How the Police (and Politicians) Can Regain the Public Trust

A few months ago, I asked what we should do about law enforcement officials that broke the law in a piece called “Is it time to police the police?”. It’s taken me some time, but now I’ve compiled the responses and got some suggestions to float to the global hive-mind that peruses FoI.

First, let’s be clear. Not all cops are ‘dirty’, but at the same time, not all citizens are criminals. Yet since it’s considered acceptable that in many western countries, you have to prove you’ve done no wrong to a police officer, rather than they have to prove a criminal act has been committed, it’s only fair to consider them the same way.

So let’s start with some processes. In many police jurisdictions, when a police officer is suspected of a crime, or malfeasance they are generally suspended on full pay, or put on ‘desk work’. A criminal act would be investigated, an arrest made, and most jobs won’t pay you if you’re sitting in a cell. In the UCDavis pepper-spraying, we saw Lt. Pike do it. In the Tomlinson case, there was video evidence that he was attacked by an officer unprovoked. Both officers were kept at full pay during the investigations.

CHANGE – Where there is prima facie evidence that a crime has been committed, he should be suspended from his job, and treated like any other criminal. No working as an officer (or security guard), no badge, no gun, no perks, no pension, and no pay.

While some will say it’s harsh, it’s no more than the rest of us face. And it may return a measure of ‘think first’ to those on the job, who won’t be assured of a lengthy paid vacation if they’re caught doing what they shouldn’t. Additionally, police officers are often not keen on their actions being documented. Many officers in the US have tried to apply wiretapping statutes to recordings of officers performing their duties (yet again, they can record you and be exempt from the same laws). Also, some states have forces that are less than ‘open’ with their recordings. In Oklahoma, for instance, police dashcam recordings are classed as records for the purpose of the open records law, with one exception, state troopers, and now judges in that state have been expanding on it.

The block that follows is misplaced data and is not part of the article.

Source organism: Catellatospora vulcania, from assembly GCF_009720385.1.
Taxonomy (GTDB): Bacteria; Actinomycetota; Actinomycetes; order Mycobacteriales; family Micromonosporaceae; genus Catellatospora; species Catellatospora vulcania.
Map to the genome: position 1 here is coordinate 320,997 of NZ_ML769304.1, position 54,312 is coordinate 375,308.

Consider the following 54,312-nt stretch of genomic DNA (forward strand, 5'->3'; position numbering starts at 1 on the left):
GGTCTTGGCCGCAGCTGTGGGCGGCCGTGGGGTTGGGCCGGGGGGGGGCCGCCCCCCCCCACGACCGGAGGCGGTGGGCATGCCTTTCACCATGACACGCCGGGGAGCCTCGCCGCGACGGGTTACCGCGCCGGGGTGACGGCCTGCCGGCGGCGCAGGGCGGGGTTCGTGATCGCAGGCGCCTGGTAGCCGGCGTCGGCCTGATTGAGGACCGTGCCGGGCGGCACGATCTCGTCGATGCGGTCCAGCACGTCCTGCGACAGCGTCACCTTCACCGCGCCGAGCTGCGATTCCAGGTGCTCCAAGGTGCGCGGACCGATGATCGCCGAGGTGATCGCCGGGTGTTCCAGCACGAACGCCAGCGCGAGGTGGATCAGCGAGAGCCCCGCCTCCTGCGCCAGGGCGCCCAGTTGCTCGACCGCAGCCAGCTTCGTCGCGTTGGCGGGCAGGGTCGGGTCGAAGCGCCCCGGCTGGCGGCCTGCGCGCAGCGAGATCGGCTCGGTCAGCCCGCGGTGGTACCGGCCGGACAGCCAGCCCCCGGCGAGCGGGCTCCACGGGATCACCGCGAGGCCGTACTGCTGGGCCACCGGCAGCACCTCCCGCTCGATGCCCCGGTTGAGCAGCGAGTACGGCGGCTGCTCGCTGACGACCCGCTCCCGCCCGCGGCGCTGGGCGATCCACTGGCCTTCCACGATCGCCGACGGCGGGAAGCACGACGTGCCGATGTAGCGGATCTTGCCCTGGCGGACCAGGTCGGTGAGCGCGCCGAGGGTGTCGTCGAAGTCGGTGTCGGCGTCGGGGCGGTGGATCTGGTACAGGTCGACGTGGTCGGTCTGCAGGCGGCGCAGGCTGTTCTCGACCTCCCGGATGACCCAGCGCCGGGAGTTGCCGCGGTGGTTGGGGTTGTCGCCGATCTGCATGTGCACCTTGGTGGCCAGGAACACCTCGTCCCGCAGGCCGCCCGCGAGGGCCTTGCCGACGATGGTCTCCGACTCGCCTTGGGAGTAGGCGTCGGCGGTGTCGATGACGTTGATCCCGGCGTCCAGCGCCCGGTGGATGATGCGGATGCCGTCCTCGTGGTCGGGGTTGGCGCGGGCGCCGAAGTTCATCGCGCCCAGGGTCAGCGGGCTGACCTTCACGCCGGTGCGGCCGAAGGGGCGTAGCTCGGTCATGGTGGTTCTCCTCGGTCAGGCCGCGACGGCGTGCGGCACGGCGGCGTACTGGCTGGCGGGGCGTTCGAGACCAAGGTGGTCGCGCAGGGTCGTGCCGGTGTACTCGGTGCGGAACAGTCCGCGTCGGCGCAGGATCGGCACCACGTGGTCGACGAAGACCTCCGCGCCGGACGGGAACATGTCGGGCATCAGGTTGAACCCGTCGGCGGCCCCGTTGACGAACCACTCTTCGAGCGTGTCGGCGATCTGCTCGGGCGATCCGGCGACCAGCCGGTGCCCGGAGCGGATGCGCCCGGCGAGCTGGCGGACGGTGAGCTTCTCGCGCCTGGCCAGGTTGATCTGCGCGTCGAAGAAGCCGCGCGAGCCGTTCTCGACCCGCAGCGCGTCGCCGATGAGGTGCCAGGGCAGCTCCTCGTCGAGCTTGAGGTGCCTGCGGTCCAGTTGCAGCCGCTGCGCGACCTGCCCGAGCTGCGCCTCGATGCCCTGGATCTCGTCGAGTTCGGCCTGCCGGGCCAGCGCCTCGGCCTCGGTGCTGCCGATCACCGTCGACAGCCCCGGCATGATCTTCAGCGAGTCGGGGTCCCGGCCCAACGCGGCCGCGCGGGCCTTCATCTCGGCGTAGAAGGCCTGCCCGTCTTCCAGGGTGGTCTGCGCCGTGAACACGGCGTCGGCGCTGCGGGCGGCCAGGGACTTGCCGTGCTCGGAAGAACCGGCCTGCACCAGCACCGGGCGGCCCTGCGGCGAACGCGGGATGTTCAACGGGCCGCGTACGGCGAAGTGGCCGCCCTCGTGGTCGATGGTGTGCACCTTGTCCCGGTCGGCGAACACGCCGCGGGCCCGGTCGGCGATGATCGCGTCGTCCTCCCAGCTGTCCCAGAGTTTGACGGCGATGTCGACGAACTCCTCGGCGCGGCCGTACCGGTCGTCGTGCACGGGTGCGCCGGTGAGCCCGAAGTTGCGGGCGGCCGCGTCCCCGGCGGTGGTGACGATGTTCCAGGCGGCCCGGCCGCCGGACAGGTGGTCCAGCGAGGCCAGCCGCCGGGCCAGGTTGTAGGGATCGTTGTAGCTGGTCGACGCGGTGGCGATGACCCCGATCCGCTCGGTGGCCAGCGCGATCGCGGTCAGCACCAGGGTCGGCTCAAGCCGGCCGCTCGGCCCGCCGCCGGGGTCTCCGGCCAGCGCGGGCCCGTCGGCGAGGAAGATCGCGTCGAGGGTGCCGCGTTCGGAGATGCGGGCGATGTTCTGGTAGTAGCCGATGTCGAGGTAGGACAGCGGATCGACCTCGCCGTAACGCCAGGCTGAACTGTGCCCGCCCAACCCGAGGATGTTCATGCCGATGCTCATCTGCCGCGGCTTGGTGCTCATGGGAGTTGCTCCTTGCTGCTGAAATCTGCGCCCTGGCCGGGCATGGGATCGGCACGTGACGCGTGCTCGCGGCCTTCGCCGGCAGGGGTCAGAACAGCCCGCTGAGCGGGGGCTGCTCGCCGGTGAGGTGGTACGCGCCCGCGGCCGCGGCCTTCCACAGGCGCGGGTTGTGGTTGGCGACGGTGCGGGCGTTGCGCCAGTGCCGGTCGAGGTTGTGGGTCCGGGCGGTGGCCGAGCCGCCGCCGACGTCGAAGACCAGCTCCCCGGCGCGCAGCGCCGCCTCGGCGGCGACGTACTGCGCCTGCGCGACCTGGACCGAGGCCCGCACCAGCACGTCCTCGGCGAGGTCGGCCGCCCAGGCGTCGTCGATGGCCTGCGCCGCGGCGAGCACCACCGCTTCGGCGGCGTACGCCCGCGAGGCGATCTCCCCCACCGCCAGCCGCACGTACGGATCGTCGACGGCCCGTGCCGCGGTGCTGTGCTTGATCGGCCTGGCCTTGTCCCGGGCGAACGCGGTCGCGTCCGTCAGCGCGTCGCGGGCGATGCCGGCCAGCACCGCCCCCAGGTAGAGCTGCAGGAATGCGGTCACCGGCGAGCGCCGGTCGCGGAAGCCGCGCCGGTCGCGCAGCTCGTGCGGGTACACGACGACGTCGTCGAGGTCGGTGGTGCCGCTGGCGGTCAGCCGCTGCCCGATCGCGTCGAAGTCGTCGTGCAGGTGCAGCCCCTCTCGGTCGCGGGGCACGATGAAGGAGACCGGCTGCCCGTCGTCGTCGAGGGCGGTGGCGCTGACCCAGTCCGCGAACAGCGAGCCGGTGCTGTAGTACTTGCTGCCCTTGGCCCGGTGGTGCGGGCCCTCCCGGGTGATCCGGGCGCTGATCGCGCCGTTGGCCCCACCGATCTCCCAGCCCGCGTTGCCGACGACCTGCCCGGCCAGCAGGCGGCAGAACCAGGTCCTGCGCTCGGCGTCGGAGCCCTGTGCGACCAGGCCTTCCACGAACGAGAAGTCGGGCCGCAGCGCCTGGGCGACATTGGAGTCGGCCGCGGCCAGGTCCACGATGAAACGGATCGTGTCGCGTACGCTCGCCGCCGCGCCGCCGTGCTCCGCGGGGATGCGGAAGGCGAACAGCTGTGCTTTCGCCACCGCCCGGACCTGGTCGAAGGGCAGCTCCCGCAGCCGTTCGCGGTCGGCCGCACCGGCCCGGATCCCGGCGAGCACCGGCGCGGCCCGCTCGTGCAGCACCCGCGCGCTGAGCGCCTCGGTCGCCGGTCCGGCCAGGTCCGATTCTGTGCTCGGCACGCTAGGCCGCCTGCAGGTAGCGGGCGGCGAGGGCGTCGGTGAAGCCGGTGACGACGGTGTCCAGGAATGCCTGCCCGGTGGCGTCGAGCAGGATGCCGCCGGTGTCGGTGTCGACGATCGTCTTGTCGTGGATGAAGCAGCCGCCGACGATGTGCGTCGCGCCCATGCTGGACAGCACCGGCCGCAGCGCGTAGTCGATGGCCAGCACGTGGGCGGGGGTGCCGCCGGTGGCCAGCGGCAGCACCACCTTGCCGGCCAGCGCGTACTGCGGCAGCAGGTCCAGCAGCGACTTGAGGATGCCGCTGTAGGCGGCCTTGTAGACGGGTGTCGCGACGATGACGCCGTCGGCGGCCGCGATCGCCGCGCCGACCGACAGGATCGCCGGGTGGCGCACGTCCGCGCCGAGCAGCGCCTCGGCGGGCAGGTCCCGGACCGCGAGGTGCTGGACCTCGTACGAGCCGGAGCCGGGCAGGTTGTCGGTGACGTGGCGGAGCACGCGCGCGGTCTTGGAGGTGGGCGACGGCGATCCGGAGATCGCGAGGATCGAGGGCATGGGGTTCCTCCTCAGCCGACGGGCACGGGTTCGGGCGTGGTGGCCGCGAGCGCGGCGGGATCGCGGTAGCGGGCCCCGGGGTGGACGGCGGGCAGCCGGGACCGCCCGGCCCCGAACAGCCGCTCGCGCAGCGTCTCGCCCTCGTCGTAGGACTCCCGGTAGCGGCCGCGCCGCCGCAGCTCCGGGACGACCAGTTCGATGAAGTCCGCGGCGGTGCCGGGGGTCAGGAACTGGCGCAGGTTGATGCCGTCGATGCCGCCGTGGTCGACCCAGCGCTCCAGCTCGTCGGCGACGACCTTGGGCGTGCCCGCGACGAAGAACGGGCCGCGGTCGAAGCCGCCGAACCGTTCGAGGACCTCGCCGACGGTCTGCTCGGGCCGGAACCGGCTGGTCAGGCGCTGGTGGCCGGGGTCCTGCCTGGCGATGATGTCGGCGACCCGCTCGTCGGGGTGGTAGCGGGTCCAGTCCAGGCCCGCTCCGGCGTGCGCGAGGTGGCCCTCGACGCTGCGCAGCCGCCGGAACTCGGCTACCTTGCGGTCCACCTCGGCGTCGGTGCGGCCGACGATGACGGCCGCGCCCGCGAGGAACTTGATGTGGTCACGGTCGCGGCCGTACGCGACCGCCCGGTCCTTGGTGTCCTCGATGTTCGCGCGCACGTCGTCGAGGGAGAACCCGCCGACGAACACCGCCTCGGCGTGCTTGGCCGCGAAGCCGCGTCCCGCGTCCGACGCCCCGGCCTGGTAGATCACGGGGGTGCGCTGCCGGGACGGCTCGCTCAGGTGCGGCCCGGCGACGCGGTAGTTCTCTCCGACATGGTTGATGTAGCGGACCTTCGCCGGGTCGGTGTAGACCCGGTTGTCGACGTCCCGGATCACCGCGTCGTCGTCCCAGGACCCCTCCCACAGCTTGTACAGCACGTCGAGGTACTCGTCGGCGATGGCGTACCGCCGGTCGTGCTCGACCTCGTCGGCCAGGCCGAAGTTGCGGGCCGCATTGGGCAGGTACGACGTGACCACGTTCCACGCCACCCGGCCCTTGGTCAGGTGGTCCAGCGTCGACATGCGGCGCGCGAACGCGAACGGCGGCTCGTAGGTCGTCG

CHANGE – Any attempts by officials to prevent, halt or damage recordings without good reason (such as it actually impeding the arrest) to be charged with the relevant evidence tampering or investigation impeding laws. All officer camera footage (be it mounted in a room, on the officer or a piece of equipment) is to be considered an open record for the purpose of all relevant laws, while still being mindful of data protection and privacy statutes.

Next, let’s talk about malfeasance. Officers are known to commit criminal acts, knowing that their profession lets them get away with it. When things come to trial, often the ‘good conduct’ of an officer is cited as a mitigating factor. However, in a job, that allows powers beyond those available to the citizenry, the fact you’ve done it for years without a problem isn’t a factor. What is a factor is the extreme breach of the public trust placed in you when you took your place in that job. To quote Spiderman, “With great power, comes great responsibility”.

CHANGE – Where an officer of the law (which includes prison guards, and judges) commit a crime on duty, or use their position to influence things or ‘get out’ of punishments (such as an off-duty LEO flashing a badge to get out of a speeding ticket), then the crime is modified to be one committed ‘under colour of authority‘. A modification of minimum and maximum sentencing guidelines to take into account the breach of public trust, by abusing their position for crimes committed “under colour of authority”. I would suggest a 50% increase in both.

Weapons are the main difference between law enforcement and civilians. In countries like the UK, they’re the only ones armed legally. But on top of firearms, you have other weapons that are prohibited from civilian use/possession or are under extremely strict regulation. That’s everything from Pepper/CS/PAVA spray, through batons (side-handle, extendable/ASP and traditional truncheons/billyclubs) electro-stun (including tazer), less lethal rounds, and vehicles. Then there’s the radio, which can call another dozen or more officers, also similarly armed, all amped up and ready to go because of what they’ve been told.